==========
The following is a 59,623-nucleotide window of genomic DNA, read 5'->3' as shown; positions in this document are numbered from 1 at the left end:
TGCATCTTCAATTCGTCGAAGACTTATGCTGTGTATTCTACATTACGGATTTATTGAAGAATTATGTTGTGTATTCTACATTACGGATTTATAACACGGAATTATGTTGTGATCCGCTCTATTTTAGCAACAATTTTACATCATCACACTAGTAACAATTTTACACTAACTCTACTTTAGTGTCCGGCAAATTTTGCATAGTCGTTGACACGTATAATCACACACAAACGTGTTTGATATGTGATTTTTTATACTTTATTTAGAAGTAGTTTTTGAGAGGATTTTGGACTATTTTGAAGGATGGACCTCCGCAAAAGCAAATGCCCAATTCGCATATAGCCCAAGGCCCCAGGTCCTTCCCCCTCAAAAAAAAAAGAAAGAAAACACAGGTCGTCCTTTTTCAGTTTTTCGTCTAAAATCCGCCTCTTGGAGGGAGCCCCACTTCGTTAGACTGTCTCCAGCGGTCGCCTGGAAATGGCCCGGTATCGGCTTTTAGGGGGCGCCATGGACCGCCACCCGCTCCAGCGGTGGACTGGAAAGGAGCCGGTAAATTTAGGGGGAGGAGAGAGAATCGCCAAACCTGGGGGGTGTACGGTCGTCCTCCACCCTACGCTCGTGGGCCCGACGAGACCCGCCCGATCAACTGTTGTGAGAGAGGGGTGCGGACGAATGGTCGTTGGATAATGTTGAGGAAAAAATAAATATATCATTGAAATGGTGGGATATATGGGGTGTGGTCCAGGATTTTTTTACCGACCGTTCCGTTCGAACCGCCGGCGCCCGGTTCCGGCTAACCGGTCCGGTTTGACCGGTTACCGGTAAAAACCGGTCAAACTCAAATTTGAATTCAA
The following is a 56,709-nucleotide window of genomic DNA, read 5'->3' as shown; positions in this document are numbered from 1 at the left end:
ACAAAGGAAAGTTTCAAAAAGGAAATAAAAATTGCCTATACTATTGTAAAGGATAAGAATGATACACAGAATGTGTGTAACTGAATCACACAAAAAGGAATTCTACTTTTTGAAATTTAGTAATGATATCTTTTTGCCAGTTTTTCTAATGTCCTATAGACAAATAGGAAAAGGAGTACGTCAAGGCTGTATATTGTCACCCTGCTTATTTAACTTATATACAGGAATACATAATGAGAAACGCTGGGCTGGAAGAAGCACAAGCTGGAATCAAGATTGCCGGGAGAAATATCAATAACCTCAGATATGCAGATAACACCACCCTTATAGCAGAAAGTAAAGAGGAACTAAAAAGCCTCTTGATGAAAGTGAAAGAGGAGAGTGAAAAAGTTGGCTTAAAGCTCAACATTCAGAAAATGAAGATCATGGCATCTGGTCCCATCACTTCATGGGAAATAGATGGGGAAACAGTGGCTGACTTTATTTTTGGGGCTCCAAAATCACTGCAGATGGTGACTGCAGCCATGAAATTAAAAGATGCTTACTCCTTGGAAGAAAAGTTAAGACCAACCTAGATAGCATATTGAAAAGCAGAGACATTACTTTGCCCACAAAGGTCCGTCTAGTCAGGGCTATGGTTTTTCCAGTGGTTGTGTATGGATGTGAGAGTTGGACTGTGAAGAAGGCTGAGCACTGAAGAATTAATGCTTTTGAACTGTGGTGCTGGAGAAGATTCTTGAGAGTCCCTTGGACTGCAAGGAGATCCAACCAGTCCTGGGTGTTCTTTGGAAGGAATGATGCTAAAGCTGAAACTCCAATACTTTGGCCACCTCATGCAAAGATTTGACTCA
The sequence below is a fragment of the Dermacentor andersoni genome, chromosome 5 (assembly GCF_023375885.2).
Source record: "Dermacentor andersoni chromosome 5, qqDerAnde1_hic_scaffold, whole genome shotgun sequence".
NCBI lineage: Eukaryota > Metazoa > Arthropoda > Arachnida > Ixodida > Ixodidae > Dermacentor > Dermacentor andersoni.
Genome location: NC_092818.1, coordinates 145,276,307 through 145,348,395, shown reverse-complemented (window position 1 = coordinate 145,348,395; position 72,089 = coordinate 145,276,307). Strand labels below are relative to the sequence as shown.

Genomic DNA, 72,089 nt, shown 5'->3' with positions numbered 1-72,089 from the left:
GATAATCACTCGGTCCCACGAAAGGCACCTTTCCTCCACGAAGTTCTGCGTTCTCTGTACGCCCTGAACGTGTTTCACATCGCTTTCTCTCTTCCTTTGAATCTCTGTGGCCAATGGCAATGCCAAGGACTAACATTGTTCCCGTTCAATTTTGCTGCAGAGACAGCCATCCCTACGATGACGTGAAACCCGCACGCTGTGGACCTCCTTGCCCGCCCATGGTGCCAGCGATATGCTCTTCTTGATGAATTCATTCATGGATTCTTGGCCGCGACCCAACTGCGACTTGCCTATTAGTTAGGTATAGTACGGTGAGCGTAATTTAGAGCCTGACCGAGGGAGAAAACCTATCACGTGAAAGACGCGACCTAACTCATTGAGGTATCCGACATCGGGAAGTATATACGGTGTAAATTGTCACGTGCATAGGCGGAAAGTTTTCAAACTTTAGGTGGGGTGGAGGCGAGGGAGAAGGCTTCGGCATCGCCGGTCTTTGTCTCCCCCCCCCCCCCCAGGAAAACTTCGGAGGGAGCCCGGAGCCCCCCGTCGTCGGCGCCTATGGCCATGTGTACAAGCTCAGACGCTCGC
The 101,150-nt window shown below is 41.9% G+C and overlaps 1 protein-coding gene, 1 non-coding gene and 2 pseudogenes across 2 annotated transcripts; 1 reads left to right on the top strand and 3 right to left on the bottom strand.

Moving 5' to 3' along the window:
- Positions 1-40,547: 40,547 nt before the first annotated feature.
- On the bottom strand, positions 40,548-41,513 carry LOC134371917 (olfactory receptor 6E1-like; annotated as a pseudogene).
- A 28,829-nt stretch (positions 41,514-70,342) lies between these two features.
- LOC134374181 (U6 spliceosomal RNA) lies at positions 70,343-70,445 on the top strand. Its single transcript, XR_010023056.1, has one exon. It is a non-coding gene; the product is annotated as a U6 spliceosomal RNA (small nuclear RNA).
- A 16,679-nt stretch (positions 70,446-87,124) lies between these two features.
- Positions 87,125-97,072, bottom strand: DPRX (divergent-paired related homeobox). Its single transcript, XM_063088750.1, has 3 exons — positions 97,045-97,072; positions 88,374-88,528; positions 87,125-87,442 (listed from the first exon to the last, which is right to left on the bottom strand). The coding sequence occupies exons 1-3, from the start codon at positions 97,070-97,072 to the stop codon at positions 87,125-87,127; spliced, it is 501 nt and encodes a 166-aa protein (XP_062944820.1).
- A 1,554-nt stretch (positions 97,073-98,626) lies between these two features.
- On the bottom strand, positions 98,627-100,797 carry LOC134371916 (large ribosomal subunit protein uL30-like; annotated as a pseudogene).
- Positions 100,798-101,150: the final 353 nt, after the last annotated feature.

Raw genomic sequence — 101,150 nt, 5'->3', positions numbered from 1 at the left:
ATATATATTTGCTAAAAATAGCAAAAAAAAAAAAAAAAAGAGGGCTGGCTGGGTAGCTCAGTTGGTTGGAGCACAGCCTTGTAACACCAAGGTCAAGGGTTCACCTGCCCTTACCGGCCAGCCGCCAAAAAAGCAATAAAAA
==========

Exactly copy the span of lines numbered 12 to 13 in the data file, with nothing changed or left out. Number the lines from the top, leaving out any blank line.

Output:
Moving 5' to 3' along the window:
- Positions 1-40,547: 40,547 nt before the first annotated feature.